What do we have that they don’t? History? China has a colourful and long history too! Experience in the art of war? That’s not it.. Long life? Which in other words means just that we have an aging population and huge pension costs. Looks bad.

Actually our real strenght always comes to light during bad times. We have each other. We won’t stop buying and selling between European countries. We have even a common currency, the euro and open borders. Trading goods is easy and neat. At the same time the US is struggling and Russia sinks fast as the oligarks are depositing their fortune abroad and the oil price is down to 50–60 dollars per barrel.

Reetta Nurmo

How much do you pay for the EU membership?

May 26, 2009
The EU membership has been quite profitable for Finland. (Stock Photo)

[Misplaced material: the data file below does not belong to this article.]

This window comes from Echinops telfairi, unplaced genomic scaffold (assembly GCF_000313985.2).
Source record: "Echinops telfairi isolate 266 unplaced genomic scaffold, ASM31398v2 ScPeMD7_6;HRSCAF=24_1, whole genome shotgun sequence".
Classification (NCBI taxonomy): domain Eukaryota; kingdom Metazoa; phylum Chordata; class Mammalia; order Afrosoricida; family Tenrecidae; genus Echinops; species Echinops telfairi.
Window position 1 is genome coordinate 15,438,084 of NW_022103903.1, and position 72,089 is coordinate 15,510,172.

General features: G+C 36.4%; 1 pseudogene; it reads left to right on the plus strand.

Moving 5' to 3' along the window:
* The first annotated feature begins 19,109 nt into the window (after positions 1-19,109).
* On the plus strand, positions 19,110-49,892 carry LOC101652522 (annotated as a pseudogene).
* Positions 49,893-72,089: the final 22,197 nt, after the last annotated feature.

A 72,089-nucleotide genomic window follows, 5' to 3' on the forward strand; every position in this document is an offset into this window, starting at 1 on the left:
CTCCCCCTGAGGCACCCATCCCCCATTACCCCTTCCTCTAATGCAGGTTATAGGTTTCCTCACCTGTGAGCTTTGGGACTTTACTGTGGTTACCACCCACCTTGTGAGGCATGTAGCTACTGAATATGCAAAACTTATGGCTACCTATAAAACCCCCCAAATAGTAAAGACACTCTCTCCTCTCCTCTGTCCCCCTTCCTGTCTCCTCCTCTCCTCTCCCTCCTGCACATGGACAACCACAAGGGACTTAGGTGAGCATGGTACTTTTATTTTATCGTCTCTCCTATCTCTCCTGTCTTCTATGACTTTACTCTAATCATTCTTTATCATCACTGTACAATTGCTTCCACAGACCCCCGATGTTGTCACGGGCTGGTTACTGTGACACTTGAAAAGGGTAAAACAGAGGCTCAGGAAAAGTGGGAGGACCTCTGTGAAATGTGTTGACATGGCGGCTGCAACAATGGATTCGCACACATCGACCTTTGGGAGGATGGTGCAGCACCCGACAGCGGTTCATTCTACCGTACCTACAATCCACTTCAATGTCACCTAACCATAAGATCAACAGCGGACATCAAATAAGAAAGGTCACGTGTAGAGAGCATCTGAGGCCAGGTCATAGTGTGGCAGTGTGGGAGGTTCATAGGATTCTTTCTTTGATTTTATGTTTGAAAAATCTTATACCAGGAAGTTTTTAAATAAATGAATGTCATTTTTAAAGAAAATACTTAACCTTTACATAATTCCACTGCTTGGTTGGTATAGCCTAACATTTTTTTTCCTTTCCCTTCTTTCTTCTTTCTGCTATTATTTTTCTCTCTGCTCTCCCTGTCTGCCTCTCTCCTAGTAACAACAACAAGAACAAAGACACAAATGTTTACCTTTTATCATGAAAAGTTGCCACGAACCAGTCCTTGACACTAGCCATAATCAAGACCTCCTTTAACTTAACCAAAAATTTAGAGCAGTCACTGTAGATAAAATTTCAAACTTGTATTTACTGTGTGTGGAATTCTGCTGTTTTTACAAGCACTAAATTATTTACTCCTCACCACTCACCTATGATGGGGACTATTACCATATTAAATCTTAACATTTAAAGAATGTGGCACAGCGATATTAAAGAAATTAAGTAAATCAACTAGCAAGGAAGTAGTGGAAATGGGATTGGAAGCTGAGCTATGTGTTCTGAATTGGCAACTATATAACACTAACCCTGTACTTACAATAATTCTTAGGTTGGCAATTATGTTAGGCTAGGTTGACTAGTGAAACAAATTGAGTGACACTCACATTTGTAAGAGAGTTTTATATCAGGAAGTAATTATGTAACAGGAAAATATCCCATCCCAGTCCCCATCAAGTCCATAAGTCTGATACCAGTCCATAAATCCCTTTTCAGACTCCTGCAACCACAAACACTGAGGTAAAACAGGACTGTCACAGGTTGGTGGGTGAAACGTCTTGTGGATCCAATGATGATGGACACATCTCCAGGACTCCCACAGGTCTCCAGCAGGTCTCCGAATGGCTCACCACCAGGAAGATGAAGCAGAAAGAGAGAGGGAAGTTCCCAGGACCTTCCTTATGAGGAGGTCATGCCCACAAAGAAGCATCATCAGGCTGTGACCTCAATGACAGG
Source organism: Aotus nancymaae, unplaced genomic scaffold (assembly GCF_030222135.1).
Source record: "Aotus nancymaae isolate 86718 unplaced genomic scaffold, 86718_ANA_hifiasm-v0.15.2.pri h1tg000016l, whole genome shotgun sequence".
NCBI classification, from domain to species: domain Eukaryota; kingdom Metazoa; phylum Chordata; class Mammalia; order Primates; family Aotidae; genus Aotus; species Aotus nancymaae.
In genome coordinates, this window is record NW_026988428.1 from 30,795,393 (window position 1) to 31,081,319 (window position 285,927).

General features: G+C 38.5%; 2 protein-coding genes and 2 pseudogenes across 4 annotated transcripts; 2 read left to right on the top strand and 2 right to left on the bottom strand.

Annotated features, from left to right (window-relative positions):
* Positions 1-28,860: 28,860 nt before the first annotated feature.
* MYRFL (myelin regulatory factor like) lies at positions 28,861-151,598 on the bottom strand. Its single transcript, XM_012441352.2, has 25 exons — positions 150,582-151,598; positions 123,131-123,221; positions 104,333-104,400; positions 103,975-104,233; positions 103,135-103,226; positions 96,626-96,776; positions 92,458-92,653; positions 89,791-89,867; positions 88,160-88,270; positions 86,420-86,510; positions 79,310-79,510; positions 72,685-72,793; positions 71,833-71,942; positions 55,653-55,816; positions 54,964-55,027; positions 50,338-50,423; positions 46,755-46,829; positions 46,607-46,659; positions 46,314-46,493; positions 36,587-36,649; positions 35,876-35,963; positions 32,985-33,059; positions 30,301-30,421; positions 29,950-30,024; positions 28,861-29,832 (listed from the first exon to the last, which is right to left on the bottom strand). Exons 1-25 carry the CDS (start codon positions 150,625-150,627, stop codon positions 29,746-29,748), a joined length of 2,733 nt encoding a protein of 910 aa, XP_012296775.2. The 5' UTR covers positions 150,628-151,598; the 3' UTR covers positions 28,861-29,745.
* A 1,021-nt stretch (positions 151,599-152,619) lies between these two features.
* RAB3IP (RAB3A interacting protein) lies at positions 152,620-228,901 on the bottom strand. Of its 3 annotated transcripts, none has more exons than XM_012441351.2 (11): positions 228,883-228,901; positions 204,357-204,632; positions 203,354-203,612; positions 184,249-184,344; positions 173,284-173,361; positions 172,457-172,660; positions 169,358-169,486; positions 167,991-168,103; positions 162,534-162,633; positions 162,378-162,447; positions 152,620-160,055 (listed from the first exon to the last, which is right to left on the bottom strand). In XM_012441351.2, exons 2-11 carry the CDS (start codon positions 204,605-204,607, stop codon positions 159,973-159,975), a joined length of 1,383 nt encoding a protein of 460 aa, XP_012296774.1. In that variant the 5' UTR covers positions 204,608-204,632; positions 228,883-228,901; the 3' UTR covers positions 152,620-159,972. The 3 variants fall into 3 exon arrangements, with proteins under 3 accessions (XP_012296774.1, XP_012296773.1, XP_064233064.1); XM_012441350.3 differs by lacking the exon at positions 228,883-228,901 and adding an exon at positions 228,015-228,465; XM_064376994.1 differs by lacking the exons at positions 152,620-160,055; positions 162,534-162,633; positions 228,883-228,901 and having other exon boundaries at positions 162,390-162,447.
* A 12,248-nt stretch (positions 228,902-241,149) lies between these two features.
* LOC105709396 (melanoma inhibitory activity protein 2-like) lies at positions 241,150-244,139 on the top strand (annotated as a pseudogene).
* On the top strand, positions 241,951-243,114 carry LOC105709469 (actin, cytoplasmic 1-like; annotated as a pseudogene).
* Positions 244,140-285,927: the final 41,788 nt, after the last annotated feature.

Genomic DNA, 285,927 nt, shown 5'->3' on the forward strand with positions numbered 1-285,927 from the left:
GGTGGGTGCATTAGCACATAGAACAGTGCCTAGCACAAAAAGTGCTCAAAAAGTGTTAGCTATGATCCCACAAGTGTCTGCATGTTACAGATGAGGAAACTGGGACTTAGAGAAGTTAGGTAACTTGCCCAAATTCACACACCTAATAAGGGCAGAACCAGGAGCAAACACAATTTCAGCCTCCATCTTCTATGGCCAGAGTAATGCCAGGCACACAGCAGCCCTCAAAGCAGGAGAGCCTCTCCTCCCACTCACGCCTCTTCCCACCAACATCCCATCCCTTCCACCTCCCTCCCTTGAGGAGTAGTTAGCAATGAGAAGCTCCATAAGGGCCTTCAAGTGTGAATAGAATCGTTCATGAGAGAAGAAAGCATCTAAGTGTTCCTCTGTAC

The EU membership has been quite profitable for Finland. (Stock Photo)

Sometimes you can hear people complain that the Finns have paid too much money to EU and are getting nothing back.

However, in a new research made by a major Finnish newspaper Helsingin Sanomat it is revealed that Finland has not paid much compared to other EU countries.

Since it is accession to the European Union, Finland has paid only 750 million Euro to the EU. This sum has been calculated simply by reducing paid charges from all given economical aid.

Comparison on how much each EU member gives money (blue balloons) and how much they received money (red balloons) in 2007.

Comparison on how much each EU member gives money (blue balloons) or how much they received money (red balloons) in 2007.


This means that Finland is among those EU countries which haven’t paid considerable charges to other members. For example, Italy, Holland, France and the United Kingdom each contributed 2–4 billion Euro – just in 2007.

In the same year, Finland’s effort was only 0.1 percent of its whole gross domestic product. That’s only 1.8 billion Euros – which is about 33 Euros per each Finn.